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 Kitchen designers say that mixing the colors of cabinetry and farmhouse sinks is trending this year.

Kitchen designers say that mixing the colors of cabinetry and farmhouse sinks is trending this year.

Photo provided by Keith Sadowski


Clean, simple and on trend

Painted cabinets popular with kitchen renovations

By: Kristyne E. Demske | C&G Newspapers | Published March 4, 2020

 Quartzite is a popular countertop option, as shown on this island that is covered in a waterfall style from Cutting Edge Countertops.

Quartzite is a popular countertop option, as shown on this island that is covered in a waterfall style from Cutting Edge Countertops.

Photo provided by Keith Sadowski

METRO DETROIT — Dark is out and bright is in, according to experts in kitchen design.

“We still see quite a bit of white. It’s a trend that’s really never going to go away. It’s a stable force, (and) it’s something that’s a good backdrop to everything else,” said Christine Ramaekers, vice president and certified kitchen designer at MainStreet Design Build in Birmingham.

Painted finishes in a variety of colors for cabinets are a growing trend, said Andrea Yeip, owner of Cabinetry by Better Bilt in Mount Clemens.

“White has always been pretty timeless, and yes, it’s a very big trend right now, but also grays and navy blues are big,” said Yeip.

She said she noticed a change in tastes about two years ago, when her customers stopped buying cabinets in darker colors, such as maple or cherry stains, and started asking for painted cabinets.

“It opens it up and brightens it,” she said of the look. “A lot of the homes in our area are smaller, so it makes it look larger. It really brightens the area up and makes it look bigger.”

Ramaekers said that clients are looking to go “just a shade off of white” with their painted cabinets now, either a shade to gray or a shade to taupe.

In addition, she said, “Blues and greens are back, and wood tones are back.

“You’re seeing kitchens with a lot more diversity than just a plain white kitchen from a few years ago,” she said. “You might have your bases one color and your upper cabinets another color.”

Depending on the size of the kitchen, Ramaekers said, a third color might even be brought in for the kitchen island.

More traditional kitchens are opting for painted tones, while more contemporary, transitional homes are using more light walnut or rift cut oak with white liming or white glazes.

The style of cabinet door is also trending to a sleeker, more modern look.

“We haven’t done a raised panel kitchen in almost a decade,” Ramaekers said. “Your more contemporary kitchens are just a sleek door.”

Yeip agreed.

Shaker-style cabinets, with clean, simple lines and no raised panels, have been popular for the past few years, Yeip said.

“If I only had Shaker here, I would do just fine,” she said. “The last two years have been all Shaker.”

Mixed metals and soft golds are en vogue for lighting, hardware and plumbing fixtures, she said.

“For probably the last five to eight years, we were predominantly doing white kitchens with a little bit of color here and there,” Yeip said. Over the past year and a half, however, customers have been wanting to add “a little color here and there so (the kitchen is) not so sterile.”

“Even though the lines might be clean, it might be a little more fun. Sometimes a little bit of whimsy, sometimes it’s just really adding somebody’s favorite colors or pieces in (to make it) a little more personal,” she said.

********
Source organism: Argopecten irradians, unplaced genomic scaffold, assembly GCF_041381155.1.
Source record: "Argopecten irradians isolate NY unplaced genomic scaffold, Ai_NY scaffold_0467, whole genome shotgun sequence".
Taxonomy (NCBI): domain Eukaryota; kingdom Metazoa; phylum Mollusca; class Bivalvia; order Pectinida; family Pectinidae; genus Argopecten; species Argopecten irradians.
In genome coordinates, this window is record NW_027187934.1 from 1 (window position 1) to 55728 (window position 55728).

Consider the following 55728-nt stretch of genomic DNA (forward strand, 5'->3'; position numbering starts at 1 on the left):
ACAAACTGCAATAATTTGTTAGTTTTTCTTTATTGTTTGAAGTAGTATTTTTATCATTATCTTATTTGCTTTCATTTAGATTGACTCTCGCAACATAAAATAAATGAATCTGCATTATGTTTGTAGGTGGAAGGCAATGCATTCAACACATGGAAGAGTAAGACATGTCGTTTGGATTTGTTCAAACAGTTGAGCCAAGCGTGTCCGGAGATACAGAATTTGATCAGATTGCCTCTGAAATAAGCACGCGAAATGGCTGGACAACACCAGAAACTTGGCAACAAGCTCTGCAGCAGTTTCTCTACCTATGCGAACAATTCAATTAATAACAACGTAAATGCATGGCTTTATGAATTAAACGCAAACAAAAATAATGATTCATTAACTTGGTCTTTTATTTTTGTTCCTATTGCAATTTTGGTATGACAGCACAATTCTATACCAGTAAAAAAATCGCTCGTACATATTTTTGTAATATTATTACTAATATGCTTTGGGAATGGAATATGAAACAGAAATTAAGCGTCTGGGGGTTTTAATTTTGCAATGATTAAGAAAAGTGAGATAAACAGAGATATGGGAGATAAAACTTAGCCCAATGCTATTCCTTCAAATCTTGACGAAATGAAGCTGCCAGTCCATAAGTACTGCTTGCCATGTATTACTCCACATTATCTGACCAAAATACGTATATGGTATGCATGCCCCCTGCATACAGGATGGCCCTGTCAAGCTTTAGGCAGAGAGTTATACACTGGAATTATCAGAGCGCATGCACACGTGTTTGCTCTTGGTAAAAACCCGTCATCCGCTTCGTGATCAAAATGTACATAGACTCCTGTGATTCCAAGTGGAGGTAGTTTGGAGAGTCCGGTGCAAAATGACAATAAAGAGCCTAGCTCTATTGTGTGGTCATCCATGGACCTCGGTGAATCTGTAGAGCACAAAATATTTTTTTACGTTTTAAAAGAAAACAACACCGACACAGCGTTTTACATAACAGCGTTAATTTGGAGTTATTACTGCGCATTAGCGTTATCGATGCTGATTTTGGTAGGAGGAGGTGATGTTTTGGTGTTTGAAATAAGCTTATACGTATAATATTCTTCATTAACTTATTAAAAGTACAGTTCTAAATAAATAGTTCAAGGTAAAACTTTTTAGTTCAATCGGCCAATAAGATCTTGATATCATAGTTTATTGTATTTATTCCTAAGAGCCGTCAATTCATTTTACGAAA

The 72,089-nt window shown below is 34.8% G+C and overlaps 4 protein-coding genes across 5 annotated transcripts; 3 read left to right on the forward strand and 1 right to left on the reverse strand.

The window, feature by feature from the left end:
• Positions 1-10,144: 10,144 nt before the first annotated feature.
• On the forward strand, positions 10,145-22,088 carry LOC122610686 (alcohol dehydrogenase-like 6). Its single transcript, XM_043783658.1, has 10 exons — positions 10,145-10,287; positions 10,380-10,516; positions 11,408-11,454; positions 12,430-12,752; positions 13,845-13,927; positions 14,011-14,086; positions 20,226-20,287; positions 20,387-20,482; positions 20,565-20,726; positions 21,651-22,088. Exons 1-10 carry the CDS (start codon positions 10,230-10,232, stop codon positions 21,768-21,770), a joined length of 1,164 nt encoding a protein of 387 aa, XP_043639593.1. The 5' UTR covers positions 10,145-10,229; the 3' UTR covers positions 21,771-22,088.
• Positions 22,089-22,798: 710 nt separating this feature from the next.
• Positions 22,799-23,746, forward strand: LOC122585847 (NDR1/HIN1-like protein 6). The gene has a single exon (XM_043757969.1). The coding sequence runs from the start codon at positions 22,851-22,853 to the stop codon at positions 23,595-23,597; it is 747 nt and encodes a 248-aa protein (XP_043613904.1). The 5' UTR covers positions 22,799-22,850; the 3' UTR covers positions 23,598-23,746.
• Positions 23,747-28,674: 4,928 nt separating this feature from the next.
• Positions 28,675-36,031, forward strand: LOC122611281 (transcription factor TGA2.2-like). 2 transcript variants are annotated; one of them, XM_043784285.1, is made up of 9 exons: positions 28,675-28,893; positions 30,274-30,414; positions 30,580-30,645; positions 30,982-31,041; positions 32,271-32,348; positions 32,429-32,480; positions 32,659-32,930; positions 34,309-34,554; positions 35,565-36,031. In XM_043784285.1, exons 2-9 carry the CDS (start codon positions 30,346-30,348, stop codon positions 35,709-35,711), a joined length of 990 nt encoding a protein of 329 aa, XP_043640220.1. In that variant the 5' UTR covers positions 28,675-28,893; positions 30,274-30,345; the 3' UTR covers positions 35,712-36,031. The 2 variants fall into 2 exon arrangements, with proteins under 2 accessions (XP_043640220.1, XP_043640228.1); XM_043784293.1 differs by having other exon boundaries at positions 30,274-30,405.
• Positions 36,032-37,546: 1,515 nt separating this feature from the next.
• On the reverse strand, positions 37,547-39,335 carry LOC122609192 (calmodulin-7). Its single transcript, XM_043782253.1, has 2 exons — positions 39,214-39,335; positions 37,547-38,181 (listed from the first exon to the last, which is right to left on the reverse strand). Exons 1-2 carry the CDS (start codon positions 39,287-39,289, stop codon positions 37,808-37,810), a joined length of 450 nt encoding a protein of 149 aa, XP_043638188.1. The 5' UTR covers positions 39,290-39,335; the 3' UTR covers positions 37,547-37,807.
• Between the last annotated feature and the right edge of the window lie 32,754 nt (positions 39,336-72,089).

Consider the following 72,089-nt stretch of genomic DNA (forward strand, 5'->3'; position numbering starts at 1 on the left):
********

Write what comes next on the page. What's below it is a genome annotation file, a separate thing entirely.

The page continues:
To top the look, quartz is the current king of countertops. The man-made stone countertops are popular, especially in designs that look like marble, Yeip said.

Customers are installing gray cabinets with white countertops and white on white, she said, with backsplashes in white subway tile.

“They just want the simple, sleek look,” she explained.

Quartz countertops are more consistent than granite because they are man-made, and they have a sealer built into http://cectops.comthem, said Keith Sadowski, regional sales manager for Cutting Edge Countertops in Troy.

The lighter colors are still very popular.

“More people (are) gravitating toward cabinets that are gray, and then these blue islands,” Sadowski said. “We’ve brought in quartz and granite that have accents of blue in it, and gray in it, to (complement) those cabinets that are going in.”

The blue and gray cabinets really pop, he said.

“When you walk into a kitchen, it’s stunning,” he said.

He said that clients can choose to have a “chip minimizer” upgrade that will put a 1/4-inch bullnose on the countertop surrounding the sink, where the stone is most likely to chip because it’s the busiest area of the kitchen. Sadowski said that his company also offers the option for a 15-year sealer to keep stains off the countertop, as well.

Quartzite is another popular countertop, Ramaekers said. The natural stone is much denser than quartz and marble, so it is heat resistant and doesn’t chip easily, but it costs more because it comes from much deeper in the earth.

A good countertop can bring an entire kitchen design together, said Sadowski.

“The cabinet is like the pants, the wall covering is a good shirt, and the jacket that brings everything together is the countertop,” he said. “It’s usually the countertop that, boom, people go to — they put their hands on it immediately.”

For more information, call (248) 644-6330 for MainStreet Design Build in Birmingham or visit mainstreetdesignbuild.com; call (586) 469-0080 for Cabinetry by Better Bilt in Mount Clemens or visit www.cabinetsbbb.com; or call (248) 509-4838 for Cutting Edge Countertops in Troy or visit cectops.com.